• Turn on inverter to provide electricity to sewing machine and hot knife
  • Set up machine

Sewing supplies

My first project(s) was to create new helm seat cushion back covers.  Our current blue ones are stained, torn, falling apart and need to go.

Old helm seat back covers in blue.

Yep, we procrastinated long enough – these need to go.

So, I took the Starboard one off first, measured, double and triple checked the measurements, created a pattern, transferred the pattern to the fabric and cut into my huge 15 yard roll of Sunbrella Toast fabric.

Transferred my pattern to the fabric.

After I created my pattern on the fabric, and remeasured and cut the fabric with a hot knife to prevent loose strands. Then added basting tape to hold the hems cleanly to the fabric.

Basting tape for the hems.

Next, the female velcro was added to one side (we used velcro that had a sticky back side).  Then I flipped my piece over and added the male velcro (so that when the piece is rolled they stick to each other).

Velcro applied to pattern.

Test, with just the basting tape holding the piece together, I take it outside and test to see if my measurements were correct.  EEEK Gads!  They are not!  I had measured the circumference 7 3/4 but did not take into account an extra 1″ for the velcro overlap.  Yikes. Luckily, I had not sewn anything yet so I had to go back a few steps, shorten my hem and create an overlap so that the velcro actually overlaps and sticks together.  Yeah!  Worked swell. Now the hard part – sewing.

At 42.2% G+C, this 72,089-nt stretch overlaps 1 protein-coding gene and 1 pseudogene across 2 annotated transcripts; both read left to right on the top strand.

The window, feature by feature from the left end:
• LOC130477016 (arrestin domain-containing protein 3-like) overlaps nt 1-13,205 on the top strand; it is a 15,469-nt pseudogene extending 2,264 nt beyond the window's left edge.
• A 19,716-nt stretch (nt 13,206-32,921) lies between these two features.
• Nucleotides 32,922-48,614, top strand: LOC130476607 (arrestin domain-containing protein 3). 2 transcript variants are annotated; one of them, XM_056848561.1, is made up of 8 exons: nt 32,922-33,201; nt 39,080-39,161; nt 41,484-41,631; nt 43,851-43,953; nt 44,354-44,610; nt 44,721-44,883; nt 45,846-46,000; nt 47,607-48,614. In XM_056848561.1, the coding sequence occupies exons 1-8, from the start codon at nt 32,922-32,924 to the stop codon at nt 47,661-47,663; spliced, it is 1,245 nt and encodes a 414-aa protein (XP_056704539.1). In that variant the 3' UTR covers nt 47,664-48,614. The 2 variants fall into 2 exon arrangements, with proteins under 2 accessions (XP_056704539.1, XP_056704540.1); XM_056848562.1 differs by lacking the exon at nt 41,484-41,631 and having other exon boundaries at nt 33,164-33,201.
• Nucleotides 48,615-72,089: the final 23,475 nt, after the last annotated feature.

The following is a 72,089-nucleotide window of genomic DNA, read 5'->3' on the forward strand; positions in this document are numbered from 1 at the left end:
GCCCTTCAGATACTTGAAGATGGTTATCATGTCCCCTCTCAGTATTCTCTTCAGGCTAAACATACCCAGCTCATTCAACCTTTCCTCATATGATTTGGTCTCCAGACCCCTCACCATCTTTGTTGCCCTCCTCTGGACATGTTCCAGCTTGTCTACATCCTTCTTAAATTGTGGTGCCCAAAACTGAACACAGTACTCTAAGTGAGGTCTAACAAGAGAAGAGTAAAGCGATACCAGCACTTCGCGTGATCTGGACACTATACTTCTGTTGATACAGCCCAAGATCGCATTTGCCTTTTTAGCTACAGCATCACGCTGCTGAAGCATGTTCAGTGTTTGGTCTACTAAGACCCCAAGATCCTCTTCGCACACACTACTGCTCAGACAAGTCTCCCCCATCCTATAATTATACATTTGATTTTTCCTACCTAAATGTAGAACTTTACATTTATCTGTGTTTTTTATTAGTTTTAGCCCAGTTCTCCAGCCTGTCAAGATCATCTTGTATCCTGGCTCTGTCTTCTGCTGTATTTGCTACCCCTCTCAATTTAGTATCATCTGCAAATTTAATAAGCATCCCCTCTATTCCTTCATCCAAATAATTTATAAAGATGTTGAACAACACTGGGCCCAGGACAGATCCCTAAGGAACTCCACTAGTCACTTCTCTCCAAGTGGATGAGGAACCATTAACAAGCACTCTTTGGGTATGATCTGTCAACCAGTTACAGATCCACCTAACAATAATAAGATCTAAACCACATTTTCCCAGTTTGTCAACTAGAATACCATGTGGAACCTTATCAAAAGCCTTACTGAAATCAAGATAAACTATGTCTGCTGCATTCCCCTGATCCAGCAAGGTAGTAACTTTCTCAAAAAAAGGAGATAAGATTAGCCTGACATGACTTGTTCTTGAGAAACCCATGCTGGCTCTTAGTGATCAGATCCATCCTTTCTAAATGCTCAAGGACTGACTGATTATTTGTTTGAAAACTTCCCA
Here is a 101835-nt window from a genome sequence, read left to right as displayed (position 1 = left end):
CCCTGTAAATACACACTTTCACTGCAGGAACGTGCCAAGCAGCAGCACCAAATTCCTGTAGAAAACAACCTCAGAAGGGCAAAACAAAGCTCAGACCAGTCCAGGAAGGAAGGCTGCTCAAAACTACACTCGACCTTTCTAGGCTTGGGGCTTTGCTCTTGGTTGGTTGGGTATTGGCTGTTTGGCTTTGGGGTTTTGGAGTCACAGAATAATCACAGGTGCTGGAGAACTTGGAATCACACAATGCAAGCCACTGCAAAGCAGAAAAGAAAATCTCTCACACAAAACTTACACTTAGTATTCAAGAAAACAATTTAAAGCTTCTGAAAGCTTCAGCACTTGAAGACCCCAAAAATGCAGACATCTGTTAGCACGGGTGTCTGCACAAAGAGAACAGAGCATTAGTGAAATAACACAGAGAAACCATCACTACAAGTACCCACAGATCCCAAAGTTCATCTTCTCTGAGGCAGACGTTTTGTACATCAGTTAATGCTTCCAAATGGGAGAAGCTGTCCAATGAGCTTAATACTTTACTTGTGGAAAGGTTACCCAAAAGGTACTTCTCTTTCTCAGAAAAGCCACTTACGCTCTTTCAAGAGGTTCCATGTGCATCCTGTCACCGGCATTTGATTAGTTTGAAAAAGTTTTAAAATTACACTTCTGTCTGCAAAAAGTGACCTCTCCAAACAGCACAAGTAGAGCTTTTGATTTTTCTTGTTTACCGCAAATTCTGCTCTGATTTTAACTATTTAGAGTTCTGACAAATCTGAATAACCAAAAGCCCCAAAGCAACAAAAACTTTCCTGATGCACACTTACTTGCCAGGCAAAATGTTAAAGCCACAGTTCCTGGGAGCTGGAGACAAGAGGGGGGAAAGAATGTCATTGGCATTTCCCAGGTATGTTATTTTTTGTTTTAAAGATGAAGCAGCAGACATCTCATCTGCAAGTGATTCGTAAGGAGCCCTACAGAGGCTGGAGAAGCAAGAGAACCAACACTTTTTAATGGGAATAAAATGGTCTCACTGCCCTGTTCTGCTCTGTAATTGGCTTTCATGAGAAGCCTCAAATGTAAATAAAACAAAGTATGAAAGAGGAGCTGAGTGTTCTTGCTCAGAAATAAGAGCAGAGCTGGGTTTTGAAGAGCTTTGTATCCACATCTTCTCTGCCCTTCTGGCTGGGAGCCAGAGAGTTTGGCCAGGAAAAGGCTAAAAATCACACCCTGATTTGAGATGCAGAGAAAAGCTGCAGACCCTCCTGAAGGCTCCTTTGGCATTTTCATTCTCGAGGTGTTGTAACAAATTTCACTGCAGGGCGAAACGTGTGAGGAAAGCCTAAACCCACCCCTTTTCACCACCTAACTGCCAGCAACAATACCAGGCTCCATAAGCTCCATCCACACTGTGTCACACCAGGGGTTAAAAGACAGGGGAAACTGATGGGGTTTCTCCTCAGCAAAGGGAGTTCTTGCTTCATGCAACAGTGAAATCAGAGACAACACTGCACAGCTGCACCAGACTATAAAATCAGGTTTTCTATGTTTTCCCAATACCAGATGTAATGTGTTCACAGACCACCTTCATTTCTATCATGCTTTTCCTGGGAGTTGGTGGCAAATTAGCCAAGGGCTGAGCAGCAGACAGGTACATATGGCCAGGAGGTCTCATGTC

I had not touched a sewing machine in over 35 years and was a little intimidated about using this one.  But, Matt figure it out and walked me through a few things, tested using scrap fabric, fixed mistakes, tested again, fixed mistakes, rinse and repeat.  Finally when I felt confident, I broke out the project piece and started sewing the velcro to the fabric.

Working diligently on getting the fabric, basting tape, and velcro through the machine.

Yep, I got this!

Almost done and feeling a little giddy, I start working on the last step which is sewing the end tie pulls into the left and right hems so we can pull them tight to hug the pole.  Easy enough, little basting tape, hold the line in, shift the foot on the sewing machine to get a closer fit to the line and call her done!

Yep, the lines are askew, but not bad for a first project.

Finished the port helm seat cushion back cover the next day.  The first one took me about 5 hours to complete from start to finish and the second one took me about 3.5 hours.

Completed port helm back cushion cover.